Yesterday saw the loonie slide 1.72% open to close as the US dollar firmed across the board, WTI slipped to its lowest level since 2002, and the Bank of Canada unveiled further loosening measures. Yesterday, Governor Stephen Poloz unveiled what is likely to be his last Monetary Policy Report, but this time the report came without forecasts due to the high degree of uncertainty around the state of the economy and the length of containment policies put in place. The bank did estimate that the contraction in growth is likely to be around 15-30% in Q2 relative to the rate of expansion in Q4 2019 and that the near-term downturn may be the sharpest on record. With spreads widening between provincial debt and corporate debt, and the overnight lending rate, the BoC thought it was apt to unveil further stimulus measures to improve the transmission of their 150bp cut last month to other markets. The C$50bn provincial bond purchase program and C$10bn corporate bond purchase program should do just that as the BoC attempts to ease credit conditions and bring down yields. The reference made to increasing federal and provincial debt issuance to finance the fiscal spending packages may have been a wink and a nudge to markets, suggesting the large scale asset purchases may be in place for some time and are likely to be expanded in the coming months. The departing governor also said that the selection process for his successor is 90% completed. Oil markets have stabilised somewhat after yesterday’s slide to new lows following the IEA report, which outlined some record breaking negative statistics for the oil market, after Bloomberg sources suggested that the US administration has plans to subsidise US shale producers who refrain from production. The move in crude is mild but WTI now sits just off of its multi-decade lows at $19.90. Today, the only data release scheduled is February’s manufacturing sales at 13:30 BST, while the ADP payroll data is released at the same time and is likely to be more interesting.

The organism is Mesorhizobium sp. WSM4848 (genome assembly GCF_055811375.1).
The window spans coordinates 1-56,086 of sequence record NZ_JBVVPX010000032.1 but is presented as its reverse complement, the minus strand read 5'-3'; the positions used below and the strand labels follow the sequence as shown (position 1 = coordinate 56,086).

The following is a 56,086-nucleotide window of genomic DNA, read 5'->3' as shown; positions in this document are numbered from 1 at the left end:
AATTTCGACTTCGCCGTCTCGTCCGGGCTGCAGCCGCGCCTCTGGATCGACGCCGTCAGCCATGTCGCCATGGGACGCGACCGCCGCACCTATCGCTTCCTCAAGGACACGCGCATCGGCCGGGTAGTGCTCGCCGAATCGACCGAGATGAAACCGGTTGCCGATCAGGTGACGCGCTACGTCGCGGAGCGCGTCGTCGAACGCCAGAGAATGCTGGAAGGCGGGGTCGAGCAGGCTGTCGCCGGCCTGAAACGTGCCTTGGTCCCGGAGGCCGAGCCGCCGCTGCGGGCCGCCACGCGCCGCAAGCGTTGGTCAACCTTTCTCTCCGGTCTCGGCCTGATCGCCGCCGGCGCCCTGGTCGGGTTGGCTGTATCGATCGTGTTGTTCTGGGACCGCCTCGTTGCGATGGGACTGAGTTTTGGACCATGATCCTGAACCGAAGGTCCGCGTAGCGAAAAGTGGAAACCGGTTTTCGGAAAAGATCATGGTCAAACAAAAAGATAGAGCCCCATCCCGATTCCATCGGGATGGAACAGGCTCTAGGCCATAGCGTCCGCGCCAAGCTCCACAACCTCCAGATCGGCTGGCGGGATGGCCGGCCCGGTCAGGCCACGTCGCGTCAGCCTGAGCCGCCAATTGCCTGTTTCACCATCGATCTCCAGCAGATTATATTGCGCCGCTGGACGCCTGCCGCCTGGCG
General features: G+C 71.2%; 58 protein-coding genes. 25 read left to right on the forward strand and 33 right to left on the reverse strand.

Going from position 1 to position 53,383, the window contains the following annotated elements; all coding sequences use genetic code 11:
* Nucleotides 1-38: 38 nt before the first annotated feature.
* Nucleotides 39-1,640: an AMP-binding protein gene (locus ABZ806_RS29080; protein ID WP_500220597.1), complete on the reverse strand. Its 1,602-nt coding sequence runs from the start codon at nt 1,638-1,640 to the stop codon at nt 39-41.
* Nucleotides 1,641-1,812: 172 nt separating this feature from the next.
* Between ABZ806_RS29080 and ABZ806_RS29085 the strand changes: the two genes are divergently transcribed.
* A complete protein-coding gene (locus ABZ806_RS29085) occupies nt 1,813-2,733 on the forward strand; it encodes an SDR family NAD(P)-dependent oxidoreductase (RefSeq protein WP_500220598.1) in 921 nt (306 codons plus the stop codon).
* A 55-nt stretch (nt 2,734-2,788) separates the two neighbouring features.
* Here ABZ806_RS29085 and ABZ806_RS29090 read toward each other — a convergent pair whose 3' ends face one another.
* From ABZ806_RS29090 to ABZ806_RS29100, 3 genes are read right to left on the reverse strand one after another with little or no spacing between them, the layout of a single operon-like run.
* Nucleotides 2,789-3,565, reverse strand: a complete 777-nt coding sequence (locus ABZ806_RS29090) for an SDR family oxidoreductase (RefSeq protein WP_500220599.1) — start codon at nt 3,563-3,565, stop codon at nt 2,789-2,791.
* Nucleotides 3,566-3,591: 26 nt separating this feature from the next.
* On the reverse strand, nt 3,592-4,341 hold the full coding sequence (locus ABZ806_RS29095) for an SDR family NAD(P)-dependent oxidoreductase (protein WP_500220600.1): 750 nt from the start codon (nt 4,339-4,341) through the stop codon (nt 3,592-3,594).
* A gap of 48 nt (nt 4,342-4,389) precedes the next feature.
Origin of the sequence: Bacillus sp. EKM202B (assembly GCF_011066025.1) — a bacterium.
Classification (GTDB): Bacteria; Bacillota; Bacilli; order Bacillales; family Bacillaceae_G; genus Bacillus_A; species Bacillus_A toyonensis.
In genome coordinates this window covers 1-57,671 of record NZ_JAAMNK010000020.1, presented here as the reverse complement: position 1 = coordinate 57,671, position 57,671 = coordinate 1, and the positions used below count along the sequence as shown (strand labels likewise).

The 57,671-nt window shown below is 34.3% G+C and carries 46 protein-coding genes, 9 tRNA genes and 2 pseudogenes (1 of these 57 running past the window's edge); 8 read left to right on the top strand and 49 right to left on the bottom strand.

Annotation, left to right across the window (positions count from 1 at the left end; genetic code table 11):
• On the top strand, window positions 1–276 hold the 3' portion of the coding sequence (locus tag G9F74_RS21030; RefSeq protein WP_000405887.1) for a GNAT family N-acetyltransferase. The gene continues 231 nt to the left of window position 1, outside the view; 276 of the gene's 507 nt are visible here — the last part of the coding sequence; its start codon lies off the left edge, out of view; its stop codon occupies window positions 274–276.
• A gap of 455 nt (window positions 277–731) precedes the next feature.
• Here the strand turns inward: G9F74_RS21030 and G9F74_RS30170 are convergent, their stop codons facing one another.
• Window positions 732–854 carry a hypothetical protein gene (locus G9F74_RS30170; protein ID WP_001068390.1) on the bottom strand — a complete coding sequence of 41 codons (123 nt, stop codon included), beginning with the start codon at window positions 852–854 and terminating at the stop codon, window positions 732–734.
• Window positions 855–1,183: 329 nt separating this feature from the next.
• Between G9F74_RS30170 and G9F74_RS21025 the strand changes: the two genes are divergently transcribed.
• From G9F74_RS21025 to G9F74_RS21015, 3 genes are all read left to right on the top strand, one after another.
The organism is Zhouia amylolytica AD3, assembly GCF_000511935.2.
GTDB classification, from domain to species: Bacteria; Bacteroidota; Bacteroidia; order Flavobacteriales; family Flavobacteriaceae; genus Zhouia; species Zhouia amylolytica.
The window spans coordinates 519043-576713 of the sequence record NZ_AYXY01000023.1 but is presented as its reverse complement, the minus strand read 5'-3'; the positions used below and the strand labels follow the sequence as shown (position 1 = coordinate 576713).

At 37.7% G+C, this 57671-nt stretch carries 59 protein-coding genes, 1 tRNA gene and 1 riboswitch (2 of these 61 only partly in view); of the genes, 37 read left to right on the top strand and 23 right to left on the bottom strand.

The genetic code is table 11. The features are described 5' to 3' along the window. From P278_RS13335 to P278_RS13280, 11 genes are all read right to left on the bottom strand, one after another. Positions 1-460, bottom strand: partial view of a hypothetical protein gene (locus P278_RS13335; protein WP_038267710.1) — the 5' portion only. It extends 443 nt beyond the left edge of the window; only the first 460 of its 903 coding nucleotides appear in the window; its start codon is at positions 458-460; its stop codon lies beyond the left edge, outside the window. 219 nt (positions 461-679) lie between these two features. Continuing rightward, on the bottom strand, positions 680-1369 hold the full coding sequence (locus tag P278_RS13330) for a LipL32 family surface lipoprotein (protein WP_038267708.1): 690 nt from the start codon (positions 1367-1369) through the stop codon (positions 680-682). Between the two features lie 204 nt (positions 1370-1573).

The dollar saw a burst of strength yesterday as crude oil prices collapsed and risk appetite deteriorated, and the dollar is up against most major currencies this morning, although the rate of its progress has slowed somewhat. The tightening in financial conditions and signs of stress in dollar funding markets that characterised the rapid dollar appreciation seen in March were nowhere to be seen, suggesting that the decline in crude oil prices has not triggered a wider panic. Donald Trump said that he would announce guidelines on re-opening the US economy today, claiming that the country has passed the peak of the coronavirus epidemic. The details of the re-opening, as well as the risk of a second wave of infections, carry a high potential for market volatility. Economic data yesterday highlighted the sheer abruptness and size of the coronavirus shock to the economy. Retail sales contracted 8.7% in March, while the Empire State Manufacturing Index fell from -21.5 to -78.2. The index’s low in 2008 was -34.2. Industrial production data were similarly grim, with March industrial production falling 5.4%, and manufacturing falling 6.3%, compared to the 3.5% drops seen in late 2008. Industrial production data are the timeliest “hard” output data available in the US, and taken with the afternoon’s other releases, point towards an unprecedented collapse in the economy. This point was underlined by the release of the Fed’s Beige Book report, which showed falling demand across almost the whole economy, which was contracting “sharply and abruptly”. The tide of poor data will continue this afternoon, with Initial Jobless Claims due for release at 13:30 BST. The median forecast submitted to Bloomberg is for 5.5 million new claims, and 13m existing claims – if these forecasts are exceeded, the US economy will have undone the entire net increase in employment since the financial crisis. Building permits, housing starts, and the Philly Fed Manufacturing Index will be released at the same time.